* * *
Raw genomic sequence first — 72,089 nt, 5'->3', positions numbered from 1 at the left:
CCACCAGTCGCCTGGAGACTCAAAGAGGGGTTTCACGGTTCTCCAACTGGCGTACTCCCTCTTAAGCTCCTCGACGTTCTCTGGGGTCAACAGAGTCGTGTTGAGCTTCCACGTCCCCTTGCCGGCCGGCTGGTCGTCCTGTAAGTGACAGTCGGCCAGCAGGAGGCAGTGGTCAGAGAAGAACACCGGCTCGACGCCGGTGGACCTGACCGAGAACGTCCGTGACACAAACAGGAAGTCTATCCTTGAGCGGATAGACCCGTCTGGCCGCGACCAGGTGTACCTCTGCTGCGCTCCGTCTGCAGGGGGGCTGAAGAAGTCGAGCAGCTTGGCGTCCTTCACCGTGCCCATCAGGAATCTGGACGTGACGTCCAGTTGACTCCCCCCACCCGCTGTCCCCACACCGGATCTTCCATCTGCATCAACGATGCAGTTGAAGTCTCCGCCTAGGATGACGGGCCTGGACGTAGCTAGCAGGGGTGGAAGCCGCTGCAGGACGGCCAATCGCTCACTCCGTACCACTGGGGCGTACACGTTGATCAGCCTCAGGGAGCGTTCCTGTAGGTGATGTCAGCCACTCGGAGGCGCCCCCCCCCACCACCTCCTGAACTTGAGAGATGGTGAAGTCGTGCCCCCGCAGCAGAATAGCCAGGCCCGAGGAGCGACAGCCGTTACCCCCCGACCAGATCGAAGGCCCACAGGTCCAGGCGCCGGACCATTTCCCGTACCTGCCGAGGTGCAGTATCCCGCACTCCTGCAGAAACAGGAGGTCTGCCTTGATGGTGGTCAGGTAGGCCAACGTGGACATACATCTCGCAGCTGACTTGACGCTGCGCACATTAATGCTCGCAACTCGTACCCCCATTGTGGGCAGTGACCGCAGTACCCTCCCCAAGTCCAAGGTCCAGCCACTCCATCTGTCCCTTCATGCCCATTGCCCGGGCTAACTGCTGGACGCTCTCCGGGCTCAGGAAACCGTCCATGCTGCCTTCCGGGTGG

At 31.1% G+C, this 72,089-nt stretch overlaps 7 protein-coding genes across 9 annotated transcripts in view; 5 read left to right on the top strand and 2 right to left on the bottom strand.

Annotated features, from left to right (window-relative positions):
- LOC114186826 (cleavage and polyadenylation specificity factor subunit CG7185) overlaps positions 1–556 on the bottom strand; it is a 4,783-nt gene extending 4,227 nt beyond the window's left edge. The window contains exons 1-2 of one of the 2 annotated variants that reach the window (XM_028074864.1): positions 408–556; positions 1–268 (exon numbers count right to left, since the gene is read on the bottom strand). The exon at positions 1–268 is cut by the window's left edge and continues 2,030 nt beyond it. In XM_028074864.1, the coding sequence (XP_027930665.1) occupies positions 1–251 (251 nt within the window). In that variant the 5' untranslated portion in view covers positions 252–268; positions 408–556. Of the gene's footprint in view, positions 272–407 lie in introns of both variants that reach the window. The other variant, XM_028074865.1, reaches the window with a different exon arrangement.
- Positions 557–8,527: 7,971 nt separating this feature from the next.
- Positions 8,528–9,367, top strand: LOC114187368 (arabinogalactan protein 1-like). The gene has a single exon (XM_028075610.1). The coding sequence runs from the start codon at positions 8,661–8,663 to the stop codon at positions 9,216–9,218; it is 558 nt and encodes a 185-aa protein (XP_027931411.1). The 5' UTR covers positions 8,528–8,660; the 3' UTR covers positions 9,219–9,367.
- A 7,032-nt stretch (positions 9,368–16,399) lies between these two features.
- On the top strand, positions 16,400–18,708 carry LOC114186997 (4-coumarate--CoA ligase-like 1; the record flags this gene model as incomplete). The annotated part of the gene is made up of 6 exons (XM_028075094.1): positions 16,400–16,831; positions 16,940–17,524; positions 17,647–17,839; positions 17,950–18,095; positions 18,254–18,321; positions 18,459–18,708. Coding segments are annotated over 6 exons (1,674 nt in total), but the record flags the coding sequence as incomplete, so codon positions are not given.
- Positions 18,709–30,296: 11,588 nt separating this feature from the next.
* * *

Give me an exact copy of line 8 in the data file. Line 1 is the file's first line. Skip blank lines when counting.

- A 7,032-nt stretch (positions 9,368–16,399) lies between these two features.